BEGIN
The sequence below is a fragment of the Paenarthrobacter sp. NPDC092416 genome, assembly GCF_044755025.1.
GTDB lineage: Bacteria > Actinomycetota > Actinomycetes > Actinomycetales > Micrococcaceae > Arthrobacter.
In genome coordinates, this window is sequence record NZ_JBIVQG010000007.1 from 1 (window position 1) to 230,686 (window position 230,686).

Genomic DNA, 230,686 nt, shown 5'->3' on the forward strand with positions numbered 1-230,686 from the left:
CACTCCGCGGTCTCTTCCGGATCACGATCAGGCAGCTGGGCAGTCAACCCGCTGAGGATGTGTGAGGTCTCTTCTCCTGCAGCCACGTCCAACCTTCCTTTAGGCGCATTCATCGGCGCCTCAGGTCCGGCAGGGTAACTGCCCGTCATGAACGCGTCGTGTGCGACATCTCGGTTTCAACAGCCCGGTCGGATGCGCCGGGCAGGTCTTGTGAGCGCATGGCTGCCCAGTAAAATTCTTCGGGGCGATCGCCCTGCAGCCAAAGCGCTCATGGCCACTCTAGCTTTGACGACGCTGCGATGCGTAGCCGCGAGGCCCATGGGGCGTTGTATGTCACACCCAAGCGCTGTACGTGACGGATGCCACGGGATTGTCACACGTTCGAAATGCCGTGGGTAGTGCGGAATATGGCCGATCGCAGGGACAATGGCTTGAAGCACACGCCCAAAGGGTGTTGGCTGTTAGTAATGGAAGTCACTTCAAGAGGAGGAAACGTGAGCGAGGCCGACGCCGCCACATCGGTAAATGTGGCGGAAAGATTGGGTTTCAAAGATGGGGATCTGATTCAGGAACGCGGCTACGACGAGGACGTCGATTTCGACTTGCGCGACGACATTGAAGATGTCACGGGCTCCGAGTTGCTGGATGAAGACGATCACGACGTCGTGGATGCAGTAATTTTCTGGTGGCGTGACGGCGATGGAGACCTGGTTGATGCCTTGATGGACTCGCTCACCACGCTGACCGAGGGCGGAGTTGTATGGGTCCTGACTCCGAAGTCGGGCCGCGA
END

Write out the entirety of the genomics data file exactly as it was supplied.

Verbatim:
The sequence below is a fragment of the Paenarthrobacter sp. NPDC092416 genome, assembly GCF_044755025.1.
GTDB lineage: Bacteria > Actinomycetota > Actinomycetes > Actinomycetales > Micrococcaceae > Arthrobacter.
In genome coordinates, this window is sequence record NZ_JBIVQG010000007.1 from 1 (window position 1) to 230,686 (window position 230,686).

Genomic DNA, 230,686 nt, shown 5'->3' on the forward strand with positions numbered 1-230,686 from the left:
CACTCCGCGGTCTCTTCCGGATCACGATCAGGCAGCTGGGCAGTCAACCCGCTGAGGATGTGTGAGGTCTCTTCTCCTGCAGCCACGTCCAACCTTCCTTTAGGCGCATTCATCGGCGCCTCAGGTCCGGCAGGGTAACTGCCCGTCATGAACGCGTCGTGTGCGACATCTCGGTTTCAACAGCCCGGTCGGATGCGCCGGGCAGGTCTTGTGAGCGCATGGCTGCCCAGTAAAATTCTTCGGGGCGATCGCCCTGCAGCCAAAGCGCTCATGGCCACTCTAGCTTTGACGACGCTGCGATGCGTAGCCGCGAGGCCCATGGGGCGTTGTATGTCACACCCAAGCGCTGTACGTGACGGATGCCACGGGATTGTCACACGTTCGAAATGCCGTGGGTAGTGCGGAATATGGCCGATCGCAGGGACAATGGCTTGAAGCACACGCCCAAAGGGTGTTGGCTGTTAGTAATGGAAGTCACTTCAAGAGGAGGAAACGTGAGCGAGGCCGACGCCGCCACATCGGTAAATGTGGCGGAAAGATTGGGTTTCAAAGATGGGGATCTGATTCAGGAACGCGGCTACGACGAGGACGTCGATTTCGACTTGCGCGACGACATTGAAGATGTCACGGGCTCCGAGTTGCTGGATGAAGACGATCACGACGTCGTGGATGCAGTAATTTTCTGGTGGCGTGACGGCGATGGAGACCTGGTTGATGCCTTGATGGACTCGCTCACCACGCTGACCGAGGGCGGAGTTGTATGGGTCCTGACTCCGAAGTCGGGCCGCGA